After graduating from Wellesley College with a bachelor’s degree in finance, Sara Queen began a training program at MetLife and in her final rotation was offered a role in investments. She chose to focus on real estate before leaving several years later to attend Harvard Business School for an MBA.
Queen returned to MetLife in March 2021 after being named managing director and head of real estate equity at MetLife Investment Management, the institutional asset management business of MetLife. She oversees MIM’s $33 billion real estate equity portfolio, which comprises core, core-plus, build-to-core, value-add and opportunistic strategies for the firm’s institutional clients and MetLife’s general account.
She had most recently headed North America business at Singapore-based Mapletree Investments. While at Mapletree, Queen tripled the firm’s U.S. real estate equity assets under management to $10 billion. Prior to Mapletree Investments, Queen spent 11 years at Brookfield Property Partners as head of asset management for the company’s U.S. office portfolio and was a senior vice president at Clarion Partners, where she managed a $1.9 billion real estate portfolio that included office, industrial, retail and multifamily assets.
“As an asset manager early in my career I understood that my job as the effective CEO of the asset was to drive value,” she said. “Day in and day out, I was thinking about how to optimize my assets. I also understood that my clients rely on strong investment returns to deliver a comfortable retirement to their constituents.”
She credits colleagues and mentors for helping play a role in her success along with working hard, being ambitious, having an inquisitive mind and passion for real estate- especially value-add projects.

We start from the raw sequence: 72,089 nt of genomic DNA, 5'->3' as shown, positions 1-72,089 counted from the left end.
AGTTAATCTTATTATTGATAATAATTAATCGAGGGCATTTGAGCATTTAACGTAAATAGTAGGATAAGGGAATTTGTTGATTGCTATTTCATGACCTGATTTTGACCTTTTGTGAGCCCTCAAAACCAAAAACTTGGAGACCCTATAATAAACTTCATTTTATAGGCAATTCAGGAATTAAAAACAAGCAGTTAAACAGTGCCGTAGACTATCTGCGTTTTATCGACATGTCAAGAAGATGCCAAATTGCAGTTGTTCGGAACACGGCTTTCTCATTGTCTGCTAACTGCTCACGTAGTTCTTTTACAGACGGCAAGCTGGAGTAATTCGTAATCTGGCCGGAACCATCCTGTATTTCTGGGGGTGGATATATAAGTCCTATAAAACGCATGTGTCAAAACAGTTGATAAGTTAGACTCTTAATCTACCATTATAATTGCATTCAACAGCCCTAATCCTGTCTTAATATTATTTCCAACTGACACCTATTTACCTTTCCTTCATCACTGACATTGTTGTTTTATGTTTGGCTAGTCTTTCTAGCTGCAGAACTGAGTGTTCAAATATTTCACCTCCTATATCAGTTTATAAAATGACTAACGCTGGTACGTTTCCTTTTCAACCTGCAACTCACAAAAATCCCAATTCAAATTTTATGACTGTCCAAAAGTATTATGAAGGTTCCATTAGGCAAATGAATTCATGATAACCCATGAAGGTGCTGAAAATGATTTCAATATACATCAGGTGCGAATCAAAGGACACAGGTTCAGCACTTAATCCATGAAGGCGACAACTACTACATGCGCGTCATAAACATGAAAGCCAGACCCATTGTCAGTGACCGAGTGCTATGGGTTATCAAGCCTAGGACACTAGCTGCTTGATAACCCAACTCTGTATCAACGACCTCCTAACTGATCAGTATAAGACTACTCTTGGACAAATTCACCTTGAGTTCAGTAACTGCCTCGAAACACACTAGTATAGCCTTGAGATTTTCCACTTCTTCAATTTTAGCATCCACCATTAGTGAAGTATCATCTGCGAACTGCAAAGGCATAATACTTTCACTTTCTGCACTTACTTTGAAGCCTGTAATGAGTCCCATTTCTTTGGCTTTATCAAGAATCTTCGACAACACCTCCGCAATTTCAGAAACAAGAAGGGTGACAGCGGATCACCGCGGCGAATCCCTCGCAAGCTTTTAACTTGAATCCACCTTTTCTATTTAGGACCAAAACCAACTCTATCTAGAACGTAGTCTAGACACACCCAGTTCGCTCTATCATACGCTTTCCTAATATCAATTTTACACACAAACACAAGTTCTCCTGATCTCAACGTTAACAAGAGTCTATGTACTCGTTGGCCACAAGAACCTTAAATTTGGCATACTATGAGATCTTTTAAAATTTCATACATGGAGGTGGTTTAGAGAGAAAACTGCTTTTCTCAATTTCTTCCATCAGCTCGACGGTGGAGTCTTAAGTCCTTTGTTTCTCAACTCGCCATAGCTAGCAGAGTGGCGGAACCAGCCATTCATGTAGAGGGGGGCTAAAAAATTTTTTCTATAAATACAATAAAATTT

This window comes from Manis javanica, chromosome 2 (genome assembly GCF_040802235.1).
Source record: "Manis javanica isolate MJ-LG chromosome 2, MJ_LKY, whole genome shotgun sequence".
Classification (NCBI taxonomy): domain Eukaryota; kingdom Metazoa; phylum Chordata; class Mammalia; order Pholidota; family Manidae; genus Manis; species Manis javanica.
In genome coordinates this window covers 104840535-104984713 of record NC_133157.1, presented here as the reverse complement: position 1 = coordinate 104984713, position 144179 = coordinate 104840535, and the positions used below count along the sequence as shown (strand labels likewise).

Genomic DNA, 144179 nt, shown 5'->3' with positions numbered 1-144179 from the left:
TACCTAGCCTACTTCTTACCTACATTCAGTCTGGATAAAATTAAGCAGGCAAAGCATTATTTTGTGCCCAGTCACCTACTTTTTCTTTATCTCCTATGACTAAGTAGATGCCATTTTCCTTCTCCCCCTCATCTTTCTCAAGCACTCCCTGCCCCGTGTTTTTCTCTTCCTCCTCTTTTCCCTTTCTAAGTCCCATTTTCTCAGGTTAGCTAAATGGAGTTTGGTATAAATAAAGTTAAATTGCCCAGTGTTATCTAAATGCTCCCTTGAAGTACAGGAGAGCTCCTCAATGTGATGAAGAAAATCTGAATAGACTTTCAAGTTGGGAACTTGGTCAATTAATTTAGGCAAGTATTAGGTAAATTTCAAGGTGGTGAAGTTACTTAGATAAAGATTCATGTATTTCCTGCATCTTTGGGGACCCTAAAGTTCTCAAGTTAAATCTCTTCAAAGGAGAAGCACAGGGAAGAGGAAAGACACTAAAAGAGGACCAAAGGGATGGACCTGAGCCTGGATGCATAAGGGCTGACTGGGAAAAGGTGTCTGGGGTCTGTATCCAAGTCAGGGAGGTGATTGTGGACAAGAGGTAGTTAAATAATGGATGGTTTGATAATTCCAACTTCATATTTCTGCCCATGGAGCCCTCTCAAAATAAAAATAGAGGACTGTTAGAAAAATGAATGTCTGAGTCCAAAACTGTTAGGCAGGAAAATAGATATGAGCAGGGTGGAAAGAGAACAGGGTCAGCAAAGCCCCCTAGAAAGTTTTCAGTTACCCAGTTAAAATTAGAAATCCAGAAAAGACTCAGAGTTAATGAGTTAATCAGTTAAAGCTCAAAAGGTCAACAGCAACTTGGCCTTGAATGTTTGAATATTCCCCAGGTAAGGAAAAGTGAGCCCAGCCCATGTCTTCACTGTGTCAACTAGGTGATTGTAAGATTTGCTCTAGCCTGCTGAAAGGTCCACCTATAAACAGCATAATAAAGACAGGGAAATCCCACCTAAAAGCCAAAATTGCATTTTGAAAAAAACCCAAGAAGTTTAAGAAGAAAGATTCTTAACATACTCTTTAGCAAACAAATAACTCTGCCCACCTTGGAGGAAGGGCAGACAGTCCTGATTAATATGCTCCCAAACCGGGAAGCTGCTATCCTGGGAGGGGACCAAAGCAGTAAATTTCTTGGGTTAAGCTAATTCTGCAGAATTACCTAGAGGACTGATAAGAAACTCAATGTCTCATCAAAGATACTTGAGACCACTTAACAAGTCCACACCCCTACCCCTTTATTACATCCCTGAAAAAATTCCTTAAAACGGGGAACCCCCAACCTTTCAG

“Most importantly, I have a spouse who is incredibly supportive—a true partner—so that I could achieve my career goals while being an engaged mother,” Queen said.
Still, Queen said there were challenges, particularly because she started in asset management and heard frequently that, without more investment experience. she could not advance into a more senior role.
“Several years ago, when I was evaluating job opportunities, I was very intentional that my next role needed to have hands-on investment experience to address that perceived ‘issue,’” she said. “I realized that to get where I wanted, I needed to take this issue off the table.”
To make commercial real estate more inclusive, Queen said, the industry needs to be intentional.
“First, we need to ensure that the diverse talent already here see the career paths forward and have multiple senior people invested in their career,” she said. “Support can’t just be from women and diverse senior leaders. We need to proactively work to address the pay gap that currently exists. We need to work to increase the diversity of people coming into to the industry.”
“If you are somewhere that does not recognize your talent or is not challenging you, then it’s up to you to find a new opportunity. ”
Read the March 2023 issue of CPE.
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Executive Insights, MetLife
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